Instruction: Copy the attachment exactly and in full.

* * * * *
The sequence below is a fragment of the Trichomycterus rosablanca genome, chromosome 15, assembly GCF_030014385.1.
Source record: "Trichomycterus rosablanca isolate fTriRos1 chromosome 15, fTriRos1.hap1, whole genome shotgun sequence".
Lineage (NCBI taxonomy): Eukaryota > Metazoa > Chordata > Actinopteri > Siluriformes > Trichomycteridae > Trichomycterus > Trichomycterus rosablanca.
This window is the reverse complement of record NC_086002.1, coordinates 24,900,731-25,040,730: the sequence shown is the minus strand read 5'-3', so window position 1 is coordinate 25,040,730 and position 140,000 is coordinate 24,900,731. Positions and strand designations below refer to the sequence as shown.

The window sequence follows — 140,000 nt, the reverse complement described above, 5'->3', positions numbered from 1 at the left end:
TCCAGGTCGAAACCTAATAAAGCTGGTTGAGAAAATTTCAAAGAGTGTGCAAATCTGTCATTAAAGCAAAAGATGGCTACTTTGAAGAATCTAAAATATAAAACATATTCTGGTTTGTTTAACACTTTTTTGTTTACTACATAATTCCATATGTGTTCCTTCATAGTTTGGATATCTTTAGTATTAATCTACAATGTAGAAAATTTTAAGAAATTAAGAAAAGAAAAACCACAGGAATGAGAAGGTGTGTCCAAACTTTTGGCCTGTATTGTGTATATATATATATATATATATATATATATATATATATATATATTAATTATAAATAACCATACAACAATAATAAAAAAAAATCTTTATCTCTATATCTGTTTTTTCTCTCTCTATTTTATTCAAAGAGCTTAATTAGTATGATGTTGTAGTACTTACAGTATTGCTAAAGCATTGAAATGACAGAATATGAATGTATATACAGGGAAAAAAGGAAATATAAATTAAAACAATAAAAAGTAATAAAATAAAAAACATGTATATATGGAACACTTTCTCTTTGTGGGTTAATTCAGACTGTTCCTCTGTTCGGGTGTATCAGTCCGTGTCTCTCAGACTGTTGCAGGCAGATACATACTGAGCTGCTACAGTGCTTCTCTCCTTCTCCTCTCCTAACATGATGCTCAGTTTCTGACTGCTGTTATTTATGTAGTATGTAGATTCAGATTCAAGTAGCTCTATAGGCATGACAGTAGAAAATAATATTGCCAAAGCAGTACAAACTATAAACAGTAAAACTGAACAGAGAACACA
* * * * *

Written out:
The sequence below is a fragment of the Trichomycterus rosablanca genome, chromosome 15, assembly GCF_030014385.1.
Source record: "Trichomycterus rosablanca isolate fTriRos1 chromosome 15, fTriRos1.hap1, whole genome shotgun sequence".
Lineage (NCBI taxonomy): Eukaryota > Metazoa > Chordata > Actinopteri > Siluriformes > Trichomycteridae > Trichomycterus > Trichomycterus rosablanca.
This window is the reverse complement of record NC_086002.1, coordinates 24,900,731-25,040,730: the sequence shown is the minus strand read 5'-3', so window position 1 is coordinate 25,040,730 and position 140,000 is coordinate 24,900,731. Positions and strand designations below refer to the sequence as shown.

The window sequence follows — 140,000 nt, the reverse complement described above, 5'->3', positions numbered from 1 at the left end:
TCCAGGTCGAAACCTAATAAAGCTGGTTGAGAAAATTTCAAAGAGTGTGCAAATCTGTCATTAAAGCAAAAGATGGCTACTTTGAAGAATCTAAAATATAAAACATATTCTGGTTTGTTTAACACTTTTTTGTTTACTACATAATTCCATATGTGTTCCTTCATAGTTTGGATATCTTTAGTATTAATCTACAATGTAGAAAATTTTAAGAAATTAAGAAAAGAAAAACCACAGGAATGAGAAGGTGTGTCCAAACTTTTGGCCTGTATTGTGTATATATATATATATATATATATATATATATATATATATATATTAATTATAAATAACCATACAACAATAATAAAAAAAAATCTTTATCTCTATATCTGTTTTTTCTCTCTCTATTTTATTCAAAGAGCTTAATTAGTATGATGTTGTAGTACTTACAGTATTGCTAAAGCATTGAAATGACAGAATATGAATGTATATACAGGGAAAAAAGGAAATATAAATTAAAACAATAAAAAGTAATAAAATAAAAAACATGTATATATGGAACACTTTCTCTTTGTGGGTTAATTCAGACTGTTCCTCTGTTCGGGTGTATCAGTCCGTGTCTCTCAGACTGTTGCAGGCAGATACATACTGAGCTGCTACAGTGCTTCTCTCCTTCTCCTCTCCTAACATGATGCTCAGTTTCTGACTGCTGTTATTTATGTAGTATGTAGATTCAGATTCAAGTAGCTCTATAGGCATGACAGTAGAAAATAATATTGCCAAAGCAGTACAAACTATAAACAGTAAAACTGAACAGAGAACACA